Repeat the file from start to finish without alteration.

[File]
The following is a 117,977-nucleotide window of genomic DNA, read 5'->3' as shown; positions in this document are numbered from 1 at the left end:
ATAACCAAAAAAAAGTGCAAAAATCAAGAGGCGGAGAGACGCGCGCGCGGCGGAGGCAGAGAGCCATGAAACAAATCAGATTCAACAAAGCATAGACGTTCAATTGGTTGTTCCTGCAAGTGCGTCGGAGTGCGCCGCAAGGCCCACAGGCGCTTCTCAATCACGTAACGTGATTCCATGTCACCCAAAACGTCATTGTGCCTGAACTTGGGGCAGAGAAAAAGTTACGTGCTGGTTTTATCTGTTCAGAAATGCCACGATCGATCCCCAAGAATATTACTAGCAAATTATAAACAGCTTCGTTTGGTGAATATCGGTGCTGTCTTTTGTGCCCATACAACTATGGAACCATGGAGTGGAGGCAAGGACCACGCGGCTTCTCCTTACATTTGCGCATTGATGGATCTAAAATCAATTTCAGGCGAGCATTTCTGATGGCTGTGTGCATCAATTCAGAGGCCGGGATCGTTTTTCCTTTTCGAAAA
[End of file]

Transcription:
The following is a 117,977-nucleotide window of genomic DNA, read 5'->3' as shown; positions in this document are numbered from 1 at the left end:
ATAACCAAAAAAAAGTGCAAAAATCAAGAGGCGGAGAGACGCGCGCGCGGCGGAGGCAGAGAGCCATGAAACAAATCAGATTCAACAAAGCATAGACGTTCAATTGGTTGTTCCTGCAAGTGCGTCGGAGTGCGCCGCAAGGCCCACAGGCGCTTCTCAATCACGTAACGTGATTCCATGTCACCCAAAACGTCATTGTGCCTGAACTTGGGGCAGAGAAAAAGTTACGTGCTGGTTTTATCTGTTCAGAAATGCCACGATCGATCCCCAAGAATATTACTAGCAAATTATAAACAGCTTCGTTTGGTGAATATCGGTGCTGTCTTTTGTGCCCATACAACTATGGAACCATGGAGTGGAGGCAAGGACCACGCGGCTTCTCCTTACATTTGCGCATTGATGGATCTAAAATCAATTTCAGGCGAGCATTTCTGATGGCTGTGTGCATCAATTCAGAGGCCGGGATCGTTTTTCCTTTTCGAAAA